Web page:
• The close( ) method simply consumes all remaining bytes by calling read( ) until an end-of-file indication is returned, a process that may involve processing aborts and overlays. In some embodiments, having the DelimitedInputStream suppress the processing of overlays and/or aborts during a close may be desirable. If so, when an overly and/or abort is detected during a close, the DelimitedInputStream created to handle them as described below is simply closed immediately without searching for a handler.
  • Delimited Streams for Sending Collections
  • One advantage of the delimited approach is that variable-sized data can be sent without addressing pre-computation of the size or even (for the case of arrays, sets, and the like) how many elements are present. In an example scenario, as part of the return value from a call, a server may attempt to send elements of a set of pages that are valid, but a count of the valid elements is unavailable. Thus in an example code:
  • OutputStream dout = new DelimitedOutputStream(out);
    try {
     for (Page p : contents) {
      if (p.isValid( )) {
       p.writeTo(dout);
      }
     }
    } finally {
     dout.close( );
    }.
  • On the client side, the code is as simple:
  • InputStream din = new DelimitedInputStream(in);
    Set<Page> set = new HashSet<Page>( );
    try {
      Page p;
       while ((p = Page.readFrom(din)) != null) {
        set.add(p);
       }
    } finally {
     din.close( );
    }.
  • Aborting
  • Another feature of delimited streams is that the streams are abortable. Aborting a stream is similar to throwing an exception in a programming language, but the handling takes place on the receiver's side. Aspects of aborting a stream include:
      • (1) A delimiter is written to the underlying stream, followed by a control byte indicating the abort.
      • (2) The DelimitedOutputStream is marked as being closed, meaning that any further writes to the stream will fail. In an example implementation, an exception can be raised.
      • (3) A new DelimitedOutputStream is created on the same underlying stream.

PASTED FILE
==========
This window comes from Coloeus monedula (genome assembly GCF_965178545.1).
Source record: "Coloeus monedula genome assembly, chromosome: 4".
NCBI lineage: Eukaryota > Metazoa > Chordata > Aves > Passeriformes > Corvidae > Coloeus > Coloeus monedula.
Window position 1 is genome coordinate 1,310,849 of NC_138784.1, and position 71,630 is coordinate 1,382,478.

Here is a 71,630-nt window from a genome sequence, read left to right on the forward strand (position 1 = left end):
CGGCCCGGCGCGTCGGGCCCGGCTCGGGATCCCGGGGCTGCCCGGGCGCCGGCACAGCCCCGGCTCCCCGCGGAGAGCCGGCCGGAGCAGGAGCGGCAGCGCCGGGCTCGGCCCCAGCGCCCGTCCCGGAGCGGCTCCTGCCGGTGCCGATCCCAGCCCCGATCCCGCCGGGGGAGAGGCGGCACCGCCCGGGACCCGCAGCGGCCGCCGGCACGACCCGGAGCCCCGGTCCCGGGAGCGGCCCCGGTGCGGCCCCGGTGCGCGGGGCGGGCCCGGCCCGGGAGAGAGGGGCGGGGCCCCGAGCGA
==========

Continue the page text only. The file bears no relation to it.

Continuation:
• (4) The source of the abort of the stream passes a DelimitedOutput Stream.Writer object, which implements a write( ) method used to describe the reason for the abort. The write( ) method is called with the new DelimitedOutputStream as an argument. When the write( )method returns or throws an exception, the new DelimitedOutputStream is closed.
  • On the reader side
      • (1) The delimiter is read (in readDelimiterPrefix( ) and an ABORTED control byte is detected.
      • (2) The DelimitedInputStream is marked as being closed. Any further reads are treated as reads past end-of-file.
      • (3) A new DelimitedInputStream is created on the same underlying stream.
      • (4) The first DelimitedInputStream checks for a DelimitedInput Stream.Reader object registered as an abort handler. If the object is present, the read( ) method for the object is called with the new DelimitedInputStream as an argument. If not, or when the method returns or throws an exception, the new DelimitedInputStream is closed.
      • (5) When the abort handler is finished, the call to read( ) that resulted in detection of the abort returns the end-of-file indication.
  • The illustrative example implementation is very general. Writers can write anything as the abort description and DelimitedInputStreams have at most a single registered handler that reads and acts on what is written. In other implementations, various specialized techniques for communicating between writers and readers may be used. In some embodiments, the communication techniques may be built into the fundamental behavior for aborting and finding handlers.